Over the years, all my children have made commitments to be on a sporting team or part of a music ensemble and half way through the term have wanted to stop participating in that group.

I must admit, as much as it would make my life easier to reduce the amount of running around I do, I expect them to honour a commitment so I will never let them drop out of a team activity. I’m a true believer that when you agree to be part of a group, no matter how good or bad you are at the task, you have given your word to be a team player. If every child were to drop out, there wouldn’t be sufficient participants to enable the groups to continue.

Furthermore, when children agree to be part of a group, this commitment also includes attending all practice sessions. This is a constant source of aggravation in our house, as a few of our kids enjoy the music ensembles they play in and sporting teams they belong to, they just don’t like the early morning starts to attend practice. But as saying goes, ‘practice makes perfect’.

We recently attended a performance evening at our children’s school and it was interesting to watch the kids in the choir. You could tell the ones who attend rehearsals as they knew the words and actions to the songs, whereas the kids that obviously don’t attend regularly were left standing on the stage looking a bit like stunned goldfish either not doing any actions, or if trying to copy the other kids, were a few seconds behind.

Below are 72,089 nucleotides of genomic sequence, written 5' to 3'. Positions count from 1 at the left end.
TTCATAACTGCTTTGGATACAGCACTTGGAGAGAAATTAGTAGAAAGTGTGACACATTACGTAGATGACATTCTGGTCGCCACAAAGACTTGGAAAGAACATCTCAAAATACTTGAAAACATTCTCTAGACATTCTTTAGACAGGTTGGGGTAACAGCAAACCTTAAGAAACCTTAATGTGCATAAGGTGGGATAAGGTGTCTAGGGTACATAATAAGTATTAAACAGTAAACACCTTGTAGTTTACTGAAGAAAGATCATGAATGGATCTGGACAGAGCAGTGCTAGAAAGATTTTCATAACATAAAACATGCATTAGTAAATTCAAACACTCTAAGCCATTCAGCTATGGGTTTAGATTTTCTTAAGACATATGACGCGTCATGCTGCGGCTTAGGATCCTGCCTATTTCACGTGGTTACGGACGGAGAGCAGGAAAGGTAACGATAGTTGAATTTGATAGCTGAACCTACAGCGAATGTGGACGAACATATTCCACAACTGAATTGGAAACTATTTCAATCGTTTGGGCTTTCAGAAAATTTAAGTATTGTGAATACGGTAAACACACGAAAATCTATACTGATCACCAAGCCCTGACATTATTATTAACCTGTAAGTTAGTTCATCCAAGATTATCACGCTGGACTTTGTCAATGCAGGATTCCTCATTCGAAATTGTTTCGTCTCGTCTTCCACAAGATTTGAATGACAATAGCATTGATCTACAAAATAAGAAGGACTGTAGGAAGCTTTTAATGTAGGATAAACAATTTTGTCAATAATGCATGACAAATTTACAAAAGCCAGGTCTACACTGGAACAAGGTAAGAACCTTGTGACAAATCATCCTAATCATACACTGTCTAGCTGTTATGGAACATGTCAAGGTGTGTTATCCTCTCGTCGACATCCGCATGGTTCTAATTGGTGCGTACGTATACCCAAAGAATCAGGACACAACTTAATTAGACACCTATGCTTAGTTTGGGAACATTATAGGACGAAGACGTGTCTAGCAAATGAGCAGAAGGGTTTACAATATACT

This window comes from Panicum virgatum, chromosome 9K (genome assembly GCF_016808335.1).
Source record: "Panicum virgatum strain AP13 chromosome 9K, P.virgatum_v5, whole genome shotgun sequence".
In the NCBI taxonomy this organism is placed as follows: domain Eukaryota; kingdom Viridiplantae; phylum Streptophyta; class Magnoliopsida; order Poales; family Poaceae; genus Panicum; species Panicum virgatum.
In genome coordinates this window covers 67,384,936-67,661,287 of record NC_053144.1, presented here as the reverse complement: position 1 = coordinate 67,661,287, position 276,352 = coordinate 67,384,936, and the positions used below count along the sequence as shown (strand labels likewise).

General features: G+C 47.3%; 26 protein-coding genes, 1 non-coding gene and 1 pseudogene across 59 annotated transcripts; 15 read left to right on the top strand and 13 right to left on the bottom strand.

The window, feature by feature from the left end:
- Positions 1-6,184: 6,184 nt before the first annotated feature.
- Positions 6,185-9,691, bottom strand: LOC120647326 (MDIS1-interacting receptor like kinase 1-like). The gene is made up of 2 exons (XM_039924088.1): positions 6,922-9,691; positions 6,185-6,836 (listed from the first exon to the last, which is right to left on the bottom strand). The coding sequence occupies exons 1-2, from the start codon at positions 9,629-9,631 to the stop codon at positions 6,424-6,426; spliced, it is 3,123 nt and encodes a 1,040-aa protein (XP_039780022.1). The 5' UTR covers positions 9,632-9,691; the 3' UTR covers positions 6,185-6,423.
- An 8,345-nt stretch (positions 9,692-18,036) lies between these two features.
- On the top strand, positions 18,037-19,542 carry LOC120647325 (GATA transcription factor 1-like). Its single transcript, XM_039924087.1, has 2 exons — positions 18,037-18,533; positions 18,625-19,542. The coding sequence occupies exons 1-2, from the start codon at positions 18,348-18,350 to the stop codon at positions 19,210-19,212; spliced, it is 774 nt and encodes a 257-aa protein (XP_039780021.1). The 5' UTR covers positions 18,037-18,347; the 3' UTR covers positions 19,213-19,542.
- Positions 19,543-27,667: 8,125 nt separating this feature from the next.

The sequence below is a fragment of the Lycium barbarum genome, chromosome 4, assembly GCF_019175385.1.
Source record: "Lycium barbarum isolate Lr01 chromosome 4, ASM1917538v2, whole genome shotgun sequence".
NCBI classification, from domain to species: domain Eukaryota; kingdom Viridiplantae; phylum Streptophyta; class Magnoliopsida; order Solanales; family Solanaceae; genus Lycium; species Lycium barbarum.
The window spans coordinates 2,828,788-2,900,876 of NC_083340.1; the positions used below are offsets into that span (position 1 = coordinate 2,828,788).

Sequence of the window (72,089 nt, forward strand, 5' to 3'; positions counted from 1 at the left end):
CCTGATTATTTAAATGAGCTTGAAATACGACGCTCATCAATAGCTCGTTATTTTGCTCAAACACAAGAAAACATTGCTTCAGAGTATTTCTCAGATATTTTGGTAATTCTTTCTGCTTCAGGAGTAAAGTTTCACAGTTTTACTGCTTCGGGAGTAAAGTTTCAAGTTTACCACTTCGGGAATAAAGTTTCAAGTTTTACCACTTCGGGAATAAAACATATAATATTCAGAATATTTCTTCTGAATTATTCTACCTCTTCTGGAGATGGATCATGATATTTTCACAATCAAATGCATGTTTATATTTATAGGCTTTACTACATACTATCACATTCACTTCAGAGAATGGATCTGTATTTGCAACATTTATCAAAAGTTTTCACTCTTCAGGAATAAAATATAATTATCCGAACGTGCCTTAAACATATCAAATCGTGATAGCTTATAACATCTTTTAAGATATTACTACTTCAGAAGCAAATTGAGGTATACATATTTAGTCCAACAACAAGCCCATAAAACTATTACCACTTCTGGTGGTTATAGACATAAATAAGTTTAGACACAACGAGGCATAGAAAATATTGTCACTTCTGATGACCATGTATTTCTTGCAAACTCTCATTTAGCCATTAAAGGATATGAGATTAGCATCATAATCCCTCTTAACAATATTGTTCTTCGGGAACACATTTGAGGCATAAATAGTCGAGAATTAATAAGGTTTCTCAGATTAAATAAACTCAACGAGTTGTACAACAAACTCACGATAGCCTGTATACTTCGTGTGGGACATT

I worry about the future of the children who are allowed to either not attend practice sessions or are allowed to quit their commitments as it doesn’t give these kids a sense of responsibility, tenacity or reliability. Sometimes ensuring your kids do the right thing isn’t agreeing to the path of least resistance, rather it’s a case of persistence.

(Picture courtesy of jscreationzs,